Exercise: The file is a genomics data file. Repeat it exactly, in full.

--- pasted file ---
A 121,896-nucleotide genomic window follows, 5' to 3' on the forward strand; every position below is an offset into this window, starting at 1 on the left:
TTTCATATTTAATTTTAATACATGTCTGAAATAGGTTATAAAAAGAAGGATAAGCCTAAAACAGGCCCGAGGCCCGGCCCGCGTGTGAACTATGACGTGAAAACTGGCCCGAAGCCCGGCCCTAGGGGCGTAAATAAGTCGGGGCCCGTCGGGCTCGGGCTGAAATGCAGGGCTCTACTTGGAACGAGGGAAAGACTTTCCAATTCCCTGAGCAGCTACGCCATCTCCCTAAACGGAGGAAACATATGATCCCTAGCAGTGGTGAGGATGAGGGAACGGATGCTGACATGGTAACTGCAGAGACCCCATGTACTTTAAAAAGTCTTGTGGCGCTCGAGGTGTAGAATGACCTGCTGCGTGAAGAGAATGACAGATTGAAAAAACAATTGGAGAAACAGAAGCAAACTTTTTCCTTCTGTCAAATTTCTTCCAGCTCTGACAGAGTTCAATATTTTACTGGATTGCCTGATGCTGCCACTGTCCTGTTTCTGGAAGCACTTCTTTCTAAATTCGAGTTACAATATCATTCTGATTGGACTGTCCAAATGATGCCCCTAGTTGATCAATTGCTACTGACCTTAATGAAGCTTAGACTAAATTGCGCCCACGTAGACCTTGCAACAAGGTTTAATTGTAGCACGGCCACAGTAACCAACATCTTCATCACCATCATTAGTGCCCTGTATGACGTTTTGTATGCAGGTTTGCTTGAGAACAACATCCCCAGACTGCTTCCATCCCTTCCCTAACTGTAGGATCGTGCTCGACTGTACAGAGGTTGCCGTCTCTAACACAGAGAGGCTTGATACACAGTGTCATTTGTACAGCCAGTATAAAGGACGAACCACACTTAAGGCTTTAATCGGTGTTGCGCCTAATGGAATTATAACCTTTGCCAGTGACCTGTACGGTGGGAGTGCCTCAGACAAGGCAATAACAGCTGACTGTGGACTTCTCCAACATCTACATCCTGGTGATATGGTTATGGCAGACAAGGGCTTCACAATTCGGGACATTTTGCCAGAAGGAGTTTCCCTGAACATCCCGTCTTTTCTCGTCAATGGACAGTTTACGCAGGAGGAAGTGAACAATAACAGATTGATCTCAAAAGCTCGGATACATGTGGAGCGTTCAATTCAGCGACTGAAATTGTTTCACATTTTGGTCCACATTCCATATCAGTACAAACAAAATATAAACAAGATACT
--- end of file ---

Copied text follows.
A 121,896-nucleotide genomic window follows, 5' to 3' on the forward strand; every position below is an offset into this window, starting at 1 on the left:
TTTCATATTTAATTTTAATACATGTCTGAAATAGGTTATAAAAAGAAGGATAAGCCTAAAACAGGCCCGAGGCCCGGCCCGCGTGTGAACTATGACGTGAAAACTGGCCCGAAGCCCGGCCCTAGGGGCGTAAATAAGTCGGGGCCCGTCGGGCTCGGGCTGAAATGCAGGGCTCTACTTGGAACGAGGGAAAGACTTTCCAATTCCCTGAGCAGCTACGCCATCTCCCTAAACGGAGGAAACATATGATCCCTAGCAGTGGTGAGGATGAGGGAACGGATGCTGACATGGTAACTGCAGAGACCCCATGTACTTTAAAAAGTCTTGTGGCGCTCGAGGTGTAGAATGACCTGCTGCGTGAAGAGAATGACAGATTGAAAAAACAATTGGAGAAACAGAAGCAAACTTTTTCCTTCTGTCAAATTTCTTCCAGCTCTGACAGAGTTCAATATTTTACTGGATTGCCTGATGCTGCCACTGTCCTGTTTCTGGAAGCACTTCTTTCTAAATTCGAGTTACAATATCATTCTGATTGGACTGTCCAAATGATGCCCCTAGTTGATCAATTGCTACTGACCTTAATGAAGCTTAGACTAAATTGCGCCCACGTAGACCTTGCAACAAGGTTTAATTGTAGCACGGCCACAGTAACCAACATCTTCATCACCATCATTAGTGCCCTGTATGACGTTTTGTATGCAGGTTTGCTTGAGAACAACATCCCCAGACTGCTTCCATCCCTTCCCTAACTGTAGGATCGTGCTCGACTGTACAGAGGTTGCCGTCTCTAACACAGAGAGGCTTGATACACAGTGTCATTTGTACAGCCAGTATAAAGGACGAACCACACTTAAGGCTTTAATCGGTGTTGCGCCTAATGGAATTATAACCTTTGCCAGTGACCTGTACGGTGGGAGTGCCTCAGACAAGGCAATAACAGCTGACTGTGGACTTCTCCAACATCTACATCCTGGTGATATGGTTATGGCAGACAAGGGCTTCACAATTCGGGACATTTTGCCAGAAGGAGTTTCCCTGAACATCCCGTCTTTTCTCGTCAATGGACAGTTTACGCAGGAGGAAGTGAACAATAACAGATTGATCTCAAAAGCTCGGATACATGTGGAGCGTTCAATTCAGCGACTGAAATTGTTTCACATTTTGGTCCACATTCCATATCAGTACAAACAAAATATAAACAAGATACT